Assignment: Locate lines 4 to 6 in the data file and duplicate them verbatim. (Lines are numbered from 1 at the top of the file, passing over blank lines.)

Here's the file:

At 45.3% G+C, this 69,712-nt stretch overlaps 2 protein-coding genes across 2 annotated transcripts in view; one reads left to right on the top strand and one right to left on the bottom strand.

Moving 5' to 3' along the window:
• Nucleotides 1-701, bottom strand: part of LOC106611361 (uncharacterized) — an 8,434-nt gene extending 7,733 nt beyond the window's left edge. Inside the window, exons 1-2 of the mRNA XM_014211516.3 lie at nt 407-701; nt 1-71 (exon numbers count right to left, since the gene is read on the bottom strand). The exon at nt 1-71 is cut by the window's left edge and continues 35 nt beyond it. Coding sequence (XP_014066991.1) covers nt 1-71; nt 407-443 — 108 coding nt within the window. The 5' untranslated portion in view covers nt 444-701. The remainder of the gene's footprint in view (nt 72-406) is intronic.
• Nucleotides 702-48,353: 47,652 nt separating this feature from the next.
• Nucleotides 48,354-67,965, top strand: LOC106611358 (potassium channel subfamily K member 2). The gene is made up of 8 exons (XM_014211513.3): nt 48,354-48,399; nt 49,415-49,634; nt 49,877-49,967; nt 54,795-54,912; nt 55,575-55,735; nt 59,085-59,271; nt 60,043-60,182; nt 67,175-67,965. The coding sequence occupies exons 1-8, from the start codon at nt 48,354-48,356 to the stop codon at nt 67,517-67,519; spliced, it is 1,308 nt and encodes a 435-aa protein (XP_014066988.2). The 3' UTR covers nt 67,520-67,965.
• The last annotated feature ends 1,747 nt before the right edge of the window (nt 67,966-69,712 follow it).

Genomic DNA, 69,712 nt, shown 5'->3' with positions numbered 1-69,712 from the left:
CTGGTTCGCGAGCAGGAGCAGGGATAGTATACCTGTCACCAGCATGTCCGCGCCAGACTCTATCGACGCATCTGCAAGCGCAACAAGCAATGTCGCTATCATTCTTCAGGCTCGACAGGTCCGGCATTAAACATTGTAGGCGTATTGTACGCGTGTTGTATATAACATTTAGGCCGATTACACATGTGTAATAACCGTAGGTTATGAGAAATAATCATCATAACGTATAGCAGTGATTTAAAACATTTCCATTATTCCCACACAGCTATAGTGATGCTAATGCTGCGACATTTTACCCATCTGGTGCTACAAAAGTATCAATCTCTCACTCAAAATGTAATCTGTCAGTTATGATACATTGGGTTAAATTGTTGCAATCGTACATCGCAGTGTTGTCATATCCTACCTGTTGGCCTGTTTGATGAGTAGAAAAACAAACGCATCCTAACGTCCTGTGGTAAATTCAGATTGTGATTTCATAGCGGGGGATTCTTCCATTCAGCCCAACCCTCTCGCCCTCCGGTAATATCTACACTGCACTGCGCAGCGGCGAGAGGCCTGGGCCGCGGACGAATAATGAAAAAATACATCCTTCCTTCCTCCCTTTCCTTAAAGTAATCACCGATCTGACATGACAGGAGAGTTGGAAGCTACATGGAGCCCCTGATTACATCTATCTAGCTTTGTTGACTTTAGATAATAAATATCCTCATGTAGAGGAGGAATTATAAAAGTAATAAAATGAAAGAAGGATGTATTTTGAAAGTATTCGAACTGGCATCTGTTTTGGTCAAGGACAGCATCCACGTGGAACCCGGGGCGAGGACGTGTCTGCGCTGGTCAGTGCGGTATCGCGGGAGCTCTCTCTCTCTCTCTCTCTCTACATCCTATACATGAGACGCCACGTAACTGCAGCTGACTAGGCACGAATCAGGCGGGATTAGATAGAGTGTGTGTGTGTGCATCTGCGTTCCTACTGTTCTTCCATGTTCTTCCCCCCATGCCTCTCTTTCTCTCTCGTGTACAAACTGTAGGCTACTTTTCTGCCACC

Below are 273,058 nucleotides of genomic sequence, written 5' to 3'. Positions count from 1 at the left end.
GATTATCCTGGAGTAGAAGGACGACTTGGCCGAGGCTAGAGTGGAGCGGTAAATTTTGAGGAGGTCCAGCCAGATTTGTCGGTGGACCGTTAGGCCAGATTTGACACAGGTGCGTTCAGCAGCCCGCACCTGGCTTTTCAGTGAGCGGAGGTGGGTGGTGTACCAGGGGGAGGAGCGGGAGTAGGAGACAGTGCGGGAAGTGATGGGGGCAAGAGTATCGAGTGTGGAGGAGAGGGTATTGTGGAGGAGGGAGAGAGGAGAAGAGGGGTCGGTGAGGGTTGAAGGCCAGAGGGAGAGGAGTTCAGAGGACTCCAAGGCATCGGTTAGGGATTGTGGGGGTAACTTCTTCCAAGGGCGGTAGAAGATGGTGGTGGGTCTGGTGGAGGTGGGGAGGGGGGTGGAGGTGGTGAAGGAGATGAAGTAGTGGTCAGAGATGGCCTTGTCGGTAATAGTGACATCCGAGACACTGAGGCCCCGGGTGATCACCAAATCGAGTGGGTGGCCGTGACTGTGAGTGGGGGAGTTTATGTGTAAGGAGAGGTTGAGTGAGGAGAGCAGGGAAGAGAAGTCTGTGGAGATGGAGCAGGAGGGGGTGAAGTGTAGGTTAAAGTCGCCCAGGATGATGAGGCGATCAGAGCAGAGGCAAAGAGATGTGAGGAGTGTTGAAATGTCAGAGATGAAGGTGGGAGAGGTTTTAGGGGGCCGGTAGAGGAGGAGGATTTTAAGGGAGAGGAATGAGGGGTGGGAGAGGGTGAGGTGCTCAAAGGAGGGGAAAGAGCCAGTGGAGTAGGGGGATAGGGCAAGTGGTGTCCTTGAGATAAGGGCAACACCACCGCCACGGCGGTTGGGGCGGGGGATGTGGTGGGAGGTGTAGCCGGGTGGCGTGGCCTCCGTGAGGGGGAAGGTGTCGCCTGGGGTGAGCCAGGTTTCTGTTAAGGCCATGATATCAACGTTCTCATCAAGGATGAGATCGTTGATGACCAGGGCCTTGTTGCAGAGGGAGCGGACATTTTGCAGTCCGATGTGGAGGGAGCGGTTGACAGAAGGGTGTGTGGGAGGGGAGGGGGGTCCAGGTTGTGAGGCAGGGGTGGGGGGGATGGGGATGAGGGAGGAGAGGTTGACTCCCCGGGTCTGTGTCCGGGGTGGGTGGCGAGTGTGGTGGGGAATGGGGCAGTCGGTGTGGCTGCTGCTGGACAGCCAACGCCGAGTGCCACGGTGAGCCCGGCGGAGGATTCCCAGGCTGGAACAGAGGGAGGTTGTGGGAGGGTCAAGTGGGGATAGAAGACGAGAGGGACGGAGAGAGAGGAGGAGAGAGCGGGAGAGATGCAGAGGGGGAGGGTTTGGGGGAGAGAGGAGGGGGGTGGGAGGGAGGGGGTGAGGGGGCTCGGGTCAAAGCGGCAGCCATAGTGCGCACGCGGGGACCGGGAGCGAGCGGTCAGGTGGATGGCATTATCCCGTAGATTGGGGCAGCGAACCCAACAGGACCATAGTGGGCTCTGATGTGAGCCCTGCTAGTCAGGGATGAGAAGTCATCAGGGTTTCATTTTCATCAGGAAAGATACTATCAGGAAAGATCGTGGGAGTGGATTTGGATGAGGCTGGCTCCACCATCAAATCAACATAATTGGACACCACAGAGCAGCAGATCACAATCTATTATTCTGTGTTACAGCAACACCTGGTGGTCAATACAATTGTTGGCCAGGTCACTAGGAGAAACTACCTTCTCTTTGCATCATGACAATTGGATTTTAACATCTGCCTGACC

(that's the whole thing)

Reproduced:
• Nucleotides 702-48,353: 47,652 nt separating this feature from the next.
• Nucleotides 48,354-67,965, top strand: LOC106611358 (potassium channel subfamily K member 2). The gene is made up of 8 exons (XM_014211513.3): nt 48,354-48,399; nt 49,415-49,634; nt 49,877-49,967; nt 54,795-54,912; nt 55,575-55,735; nt 59,085-59,271; nt 60,043-60,182; nt 67,175-67,965. The coding sequence occupies exons 1-8, from the start codon at nt 48,354-48,356 to the stop codon at nt 67,517-67,519; spliced, it is 1,308 nt and encodes a 435-aa protein (XP_014066988.2). The 3' UTR covers nt 67,520-67,965.
• The last annotated feature ends 1,747 nt before the right edge of the window (nt 67,966-69,712 follow it).